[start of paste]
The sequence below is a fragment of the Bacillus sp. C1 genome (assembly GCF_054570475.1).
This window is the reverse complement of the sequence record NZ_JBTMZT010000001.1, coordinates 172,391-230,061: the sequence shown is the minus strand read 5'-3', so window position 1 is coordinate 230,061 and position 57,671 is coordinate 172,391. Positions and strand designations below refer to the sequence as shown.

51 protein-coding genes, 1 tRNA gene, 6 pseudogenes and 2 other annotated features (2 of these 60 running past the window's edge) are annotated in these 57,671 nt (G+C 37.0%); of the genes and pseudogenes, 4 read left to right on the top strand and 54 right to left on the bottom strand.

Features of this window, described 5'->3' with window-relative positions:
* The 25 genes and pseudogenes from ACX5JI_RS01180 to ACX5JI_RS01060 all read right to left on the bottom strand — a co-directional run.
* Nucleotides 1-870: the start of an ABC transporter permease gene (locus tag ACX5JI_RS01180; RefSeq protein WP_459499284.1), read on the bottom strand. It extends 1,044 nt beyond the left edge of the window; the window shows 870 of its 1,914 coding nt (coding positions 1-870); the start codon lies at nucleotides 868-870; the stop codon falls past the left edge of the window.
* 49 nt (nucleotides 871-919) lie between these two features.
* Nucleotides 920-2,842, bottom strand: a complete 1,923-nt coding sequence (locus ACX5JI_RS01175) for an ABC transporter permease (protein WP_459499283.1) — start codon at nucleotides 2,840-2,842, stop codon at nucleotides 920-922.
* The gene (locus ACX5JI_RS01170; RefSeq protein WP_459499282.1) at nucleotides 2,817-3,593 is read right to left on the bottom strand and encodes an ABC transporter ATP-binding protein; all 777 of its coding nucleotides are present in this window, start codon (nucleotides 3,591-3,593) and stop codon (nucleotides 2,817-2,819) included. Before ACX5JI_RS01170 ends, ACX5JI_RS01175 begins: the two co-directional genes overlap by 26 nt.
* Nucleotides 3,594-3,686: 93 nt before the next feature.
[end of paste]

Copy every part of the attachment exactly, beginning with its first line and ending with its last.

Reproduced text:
The sequence below is a fragment of the Bacillus sp. C1 genome (assembly GCF_054570475.1).
This window is the reverse complement of the sequence record NZ_JBTMZT010000001.1, coordinates 172,391-230,061: the sequence shown is the minus strand read 5'-3', so window position 1 is coordinate 230,061 and position 57,671 is coordinate 172,391. Positions and strand designations below refer to the sequence as shown.

51 protein-coding genes, 1 tRNA gene, 6 pseudogenes and 2 other annotated features (2 of these 60 running past the window's edge) are annotated in these 57,671 nt (G+C 37.0%); of the genes and pseudogenes, 4 read left to right on the top strand and 54 right to left on the bottom strand.

Features of this window, described 5'->3' with window-relative positions:
* The 25 genes and pseudogenes from ACX5JI_RS01180 to ACX5JI_RS01060 all read right to left on the bottom strand — a co-directional run.
* Nucleotides 1-870: the start of an ABC transporter permease gene (locus tag ACX5JI_RS01180; RefSeq protein WP_459499284.1), read on the bottom strand. It extends 1,044 nt beyond the left edge of the window; the window shows 870 of its 1,914 coding nt (coding positions 1-870); the start codon lies at nucleotides 868-870; the stop codon falls past the left edge of the window.
* 49 nt (nucleotides 871-919) lie between these two features.
* Nucleotides 920-2,842, bottom strand: a complete 1,923-nt coding sequence (locus ACX5JI_RS01175) for an ABC transporter permease (protein WP_459499283.1) — start codon at nucleotides 2,840-2,842, stop codon at nucleotides 920-922.
* The gene (locus ACX5JI_RS01170; RefSeq protein WP_459499282.1) at nucleotides 2,817-3,593 is read right to left on the bottom strand and encodes an ABC transporter ATP-binding protein; all 777 of its coding nucleotides are present in this window, start codon (nucleotides 3,591-3,593) and stop codon (nucleotides 2,817-2,819) included. Before ACX5JI_RS01170 ends, ACX5JI_RS01175 begins: the two co-directional genes overlap by 26 nt.
* Nucleotides 3,594-3,686: 93 nt before the next feature.